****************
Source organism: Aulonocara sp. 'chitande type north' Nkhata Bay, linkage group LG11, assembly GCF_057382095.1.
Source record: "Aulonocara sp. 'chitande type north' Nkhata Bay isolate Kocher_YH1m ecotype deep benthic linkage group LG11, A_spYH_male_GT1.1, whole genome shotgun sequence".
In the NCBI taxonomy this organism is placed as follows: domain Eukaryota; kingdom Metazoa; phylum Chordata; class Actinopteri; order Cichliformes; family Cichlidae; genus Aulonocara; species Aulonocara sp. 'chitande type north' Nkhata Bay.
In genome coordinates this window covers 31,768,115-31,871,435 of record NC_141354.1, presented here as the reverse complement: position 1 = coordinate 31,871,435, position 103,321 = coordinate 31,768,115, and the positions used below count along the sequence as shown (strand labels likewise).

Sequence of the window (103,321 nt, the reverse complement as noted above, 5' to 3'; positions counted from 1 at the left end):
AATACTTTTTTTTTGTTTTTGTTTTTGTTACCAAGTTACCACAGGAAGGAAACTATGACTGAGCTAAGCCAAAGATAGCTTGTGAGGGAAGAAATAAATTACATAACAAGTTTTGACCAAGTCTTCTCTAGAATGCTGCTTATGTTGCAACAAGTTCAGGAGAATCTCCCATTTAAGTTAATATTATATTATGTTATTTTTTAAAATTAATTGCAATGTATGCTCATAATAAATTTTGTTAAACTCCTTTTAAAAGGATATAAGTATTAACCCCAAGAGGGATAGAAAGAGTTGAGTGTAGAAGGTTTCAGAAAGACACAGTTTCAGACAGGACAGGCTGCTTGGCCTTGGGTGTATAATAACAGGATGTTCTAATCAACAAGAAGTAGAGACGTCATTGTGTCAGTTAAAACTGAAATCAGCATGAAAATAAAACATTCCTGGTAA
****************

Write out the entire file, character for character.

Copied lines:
Source organism: Aulonocara sp. 'chitande type north' Nkhata Bay, linkage group LG11, assembly GCF_057382095.1.
Source record: "Aulonocara sp. 'chitande type north' Nkhata Bay isolate Kocher_YH1m ecotype deep benthic linkage group LG11, A_spYH_male_GT1.1, whole genome shotgun sequence".
In the NCBI taxonomy this organism is placed as follows: domain Eukaryota; kingdom Metazoa; phylum Chordata; class Actinopteri; order Cichliformes; family Cichlidae; genus Aulonocara; species Aulonocara sp. 'chitande type north' Nkhata Bay.
In genome coordinates this window covers 31,768,115-31,871,435 of record NC_141354.1, presented here as the reverse complement: position 1 = coordinate 31,871,435, position 103,321 = coordinate 31,768,115, and the positions used below count along the sequence as shown (strand labels likewise).

Sequence of the window (103,321 nt, the reverse complement as noted above, 5' to 3'; positions counted from 1 at the left end):
AATACTTTTTTTTTGTTTTTGTTTTTGTTACCAAGTTACCACAGGAAGGAAACTATGACTGAGCTAAGCCAAAGATAGCTTGTGAGGGAAGAAATAAATTACATAACAAGTTTTGACCAAGTCTTCTCTAGAATGCTGCTTATGTTGCAACAAGTTCAGGAGAATCTCCCATTTAAGTTAATATTATATTATGTTATTTTTTAAAATTAATTGCAATGTATGCTCATAATAAATTTTGTTAAACTCCTTTTAAAAGGATATAAGTATTAACCCCAAGAGGGATAGAAAGAGTTGAGTGTAGAAGGTTTCAGAAAGACACAGTTTCAGACAGGACAGGCTGCTTGGCCTTGGGTGTATAATAACAGGATGTTCTAATCAACAAGAAGTAGAGACGTCATTGTGTCAGTTAAAACTGAAATCAGCATGAAAATAAAACATTCCTGGTAA